Mary Ann's Reviews > Nursery Rhyme Comics: 50 Timeless Rhymes from 50 Celebrated Cartoonists

Nursery Rhyme Comics by Chris Duffy
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Nov 03, 11

really liked it
bookshelves: 1st, 2nd, 3rd, 4th, graphic-novels, humor
Read in November, 2011

With 50 nursery rhymes illustrated by an talented array of leading cartoonists, this book is a visual feast. Each cartoonist was asked by editor Chris Duffy to interpret a different nursery rhyme, one suited to their particular taste or style. The result is a humorous, often quirky collection of some old favorites and some lesser-known traditional rhymes. Some pairings play off the cartoonists’ reputations - Nick Bruel, well-known for his Bad Kitty series (Bad Kitty Takes a Bath, Roaring Brook, 2008) illustrates “Three Little Kittens”, with the kittens ending up eating pie with messy delight. Other artists lend thoroughly modern reinterpretations. Lucy Knisley sets “There Was an Old Woman Who Lived in a Shoe” at “Ruth’s Rock & Roll Baby Sitting” where Ruth - a tattooed old rocker - entertains the children, inviting them to play with her band “The Whips” - and so finding a nice justification for the line “and whipped them all soundly” before she sent them to bed. While some artists take light-hearted comic approaches, as Jordan Crane does with “Old Mother Hubbard,” others choose definitely darker, more sophisticated - or perhaps even bizarre - approaches. Michael Mignola (Hellboy, Dark Horse Books, 2003) imagines “Solomon Grundy” as a wooden mannequin, full of dark tones in this refrain about a man’s sudden demise. While this collection will certainly draw in readers who already love comics, the audience is not the traditional nursery rhyme audience of preschoolers and toddlers. The rhyming and repetition of the traditional nursery rhymes, combined with the quirky, fresh illustrations, will be a perfect match for developing (and reluctant) middle grade readers. The introduction and editor’s note provide interesting information about the collection. End notes give details on each contributing illustrator.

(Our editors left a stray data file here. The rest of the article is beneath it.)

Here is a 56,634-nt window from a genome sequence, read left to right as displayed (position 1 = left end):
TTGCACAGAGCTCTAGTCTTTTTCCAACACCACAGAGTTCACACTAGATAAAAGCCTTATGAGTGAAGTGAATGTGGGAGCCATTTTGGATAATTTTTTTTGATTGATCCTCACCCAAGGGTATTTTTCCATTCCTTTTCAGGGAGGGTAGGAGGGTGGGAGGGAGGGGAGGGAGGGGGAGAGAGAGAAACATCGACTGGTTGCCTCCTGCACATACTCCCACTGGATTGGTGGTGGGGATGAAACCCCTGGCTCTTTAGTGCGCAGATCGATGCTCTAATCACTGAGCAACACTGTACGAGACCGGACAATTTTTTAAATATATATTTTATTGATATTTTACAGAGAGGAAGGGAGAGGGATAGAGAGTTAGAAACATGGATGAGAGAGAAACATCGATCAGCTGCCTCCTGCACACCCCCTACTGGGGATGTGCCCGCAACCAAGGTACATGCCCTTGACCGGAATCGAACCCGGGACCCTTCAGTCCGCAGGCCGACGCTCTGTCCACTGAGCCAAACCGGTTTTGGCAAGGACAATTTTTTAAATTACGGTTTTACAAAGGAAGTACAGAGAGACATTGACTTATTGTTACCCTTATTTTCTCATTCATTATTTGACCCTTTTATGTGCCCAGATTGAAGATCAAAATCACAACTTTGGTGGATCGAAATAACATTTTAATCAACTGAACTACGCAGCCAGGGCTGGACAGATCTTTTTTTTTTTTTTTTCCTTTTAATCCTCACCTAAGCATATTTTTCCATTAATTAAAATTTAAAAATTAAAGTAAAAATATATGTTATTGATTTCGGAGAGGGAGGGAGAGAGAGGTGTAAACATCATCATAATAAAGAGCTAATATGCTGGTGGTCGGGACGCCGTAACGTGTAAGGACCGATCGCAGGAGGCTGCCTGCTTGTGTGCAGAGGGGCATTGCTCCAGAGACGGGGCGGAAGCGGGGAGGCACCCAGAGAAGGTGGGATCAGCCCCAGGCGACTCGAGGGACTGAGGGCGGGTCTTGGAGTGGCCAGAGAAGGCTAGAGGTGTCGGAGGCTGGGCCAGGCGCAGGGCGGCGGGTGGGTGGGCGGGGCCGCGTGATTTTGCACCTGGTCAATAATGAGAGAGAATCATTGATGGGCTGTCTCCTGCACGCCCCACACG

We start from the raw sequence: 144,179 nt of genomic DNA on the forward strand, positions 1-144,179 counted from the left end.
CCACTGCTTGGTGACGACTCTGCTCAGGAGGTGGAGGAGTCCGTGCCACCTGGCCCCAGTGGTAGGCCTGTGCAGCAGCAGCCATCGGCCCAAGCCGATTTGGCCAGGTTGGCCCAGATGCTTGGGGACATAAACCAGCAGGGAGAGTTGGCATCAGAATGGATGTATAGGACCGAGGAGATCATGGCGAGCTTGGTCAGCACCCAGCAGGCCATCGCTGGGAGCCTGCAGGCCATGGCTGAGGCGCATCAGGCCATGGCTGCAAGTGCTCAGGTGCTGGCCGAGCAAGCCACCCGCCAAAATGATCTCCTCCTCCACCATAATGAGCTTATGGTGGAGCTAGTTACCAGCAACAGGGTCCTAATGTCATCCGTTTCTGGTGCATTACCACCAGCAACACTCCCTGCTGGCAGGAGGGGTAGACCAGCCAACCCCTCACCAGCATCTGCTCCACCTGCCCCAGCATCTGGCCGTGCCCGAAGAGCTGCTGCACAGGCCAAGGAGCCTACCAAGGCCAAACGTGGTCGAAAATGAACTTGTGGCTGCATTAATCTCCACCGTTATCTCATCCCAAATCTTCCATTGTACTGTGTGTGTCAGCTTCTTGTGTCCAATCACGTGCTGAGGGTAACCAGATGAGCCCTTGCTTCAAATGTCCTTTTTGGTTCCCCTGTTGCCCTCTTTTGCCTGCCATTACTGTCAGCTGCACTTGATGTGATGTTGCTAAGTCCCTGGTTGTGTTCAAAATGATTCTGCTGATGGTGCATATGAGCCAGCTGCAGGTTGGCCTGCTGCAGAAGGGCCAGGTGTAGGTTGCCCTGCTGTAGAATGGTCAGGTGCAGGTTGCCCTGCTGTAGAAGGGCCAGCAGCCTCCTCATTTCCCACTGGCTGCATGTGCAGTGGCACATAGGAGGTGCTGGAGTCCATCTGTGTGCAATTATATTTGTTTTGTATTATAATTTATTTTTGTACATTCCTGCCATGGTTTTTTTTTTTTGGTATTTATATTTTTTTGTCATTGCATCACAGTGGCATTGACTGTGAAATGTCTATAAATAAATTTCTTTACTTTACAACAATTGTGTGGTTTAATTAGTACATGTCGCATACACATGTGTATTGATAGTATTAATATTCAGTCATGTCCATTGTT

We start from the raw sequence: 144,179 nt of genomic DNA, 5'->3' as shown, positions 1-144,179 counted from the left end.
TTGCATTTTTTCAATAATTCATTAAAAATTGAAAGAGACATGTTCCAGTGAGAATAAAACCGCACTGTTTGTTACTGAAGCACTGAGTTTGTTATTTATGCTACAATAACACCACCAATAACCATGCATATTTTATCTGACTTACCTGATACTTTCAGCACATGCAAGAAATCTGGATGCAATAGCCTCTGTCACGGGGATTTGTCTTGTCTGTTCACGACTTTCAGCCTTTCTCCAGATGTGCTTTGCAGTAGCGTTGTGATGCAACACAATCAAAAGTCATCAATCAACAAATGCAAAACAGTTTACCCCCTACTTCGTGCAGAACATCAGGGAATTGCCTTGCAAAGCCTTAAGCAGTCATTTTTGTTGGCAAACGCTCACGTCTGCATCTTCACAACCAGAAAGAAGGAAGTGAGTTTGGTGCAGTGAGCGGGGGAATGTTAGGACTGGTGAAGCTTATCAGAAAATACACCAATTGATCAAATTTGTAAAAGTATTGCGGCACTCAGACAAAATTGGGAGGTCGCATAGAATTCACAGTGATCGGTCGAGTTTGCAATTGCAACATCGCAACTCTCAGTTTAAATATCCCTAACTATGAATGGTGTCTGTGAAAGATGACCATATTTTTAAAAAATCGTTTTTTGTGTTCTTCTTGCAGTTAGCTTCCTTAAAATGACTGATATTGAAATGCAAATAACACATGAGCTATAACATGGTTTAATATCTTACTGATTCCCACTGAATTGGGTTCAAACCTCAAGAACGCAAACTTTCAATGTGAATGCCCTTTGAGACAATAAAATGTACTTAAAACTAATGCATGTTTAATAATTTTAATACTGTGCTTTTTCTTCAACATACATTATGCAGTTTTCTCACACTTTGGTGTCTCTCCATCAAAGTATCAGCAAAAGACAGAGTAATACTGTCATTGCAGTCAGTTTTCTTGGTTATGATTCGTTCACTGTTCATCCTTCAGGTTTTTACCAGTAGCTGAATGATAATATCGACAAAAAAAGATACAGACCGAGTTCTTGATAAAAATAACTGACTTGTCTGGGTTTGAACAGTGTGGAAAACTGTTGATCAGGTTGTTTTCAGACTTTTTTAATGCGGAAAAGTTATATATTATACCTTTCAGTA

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Comments (showing 1-4 of 4) (4 new)

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Brenda Kahn I have this one on my pile! I bought is last Saturday at Bookfest. The editors were part of a panel that discussed the idea behind the book. It was fascinating!


message 2: by Joshua (new) - added it

Joshua Was this middle school appropriate?


Mary Ann Yes, I think that middle school kids would have fun with it. 6th graders who love graphic novels have a wide range of styles they'll be familiar with. This will introduce them to other cartoonist they might like.

They'll also enjoy the twists that many of the cartoonists add with the illustrations. All of the nursery rhymes are there in their original, but the art adds different twists that middle school kids will enjoy.

But your question gets to the heart of my concern - what's the intended audience for this collection?


Brenda Kahn Great question, Mary Ann. The editors recently spoke about the book and while they think it should appeal to a wide audience, they specifically tasked the cartoonists to remain true to the nursery rhyme and to keep in mind a very young audience.


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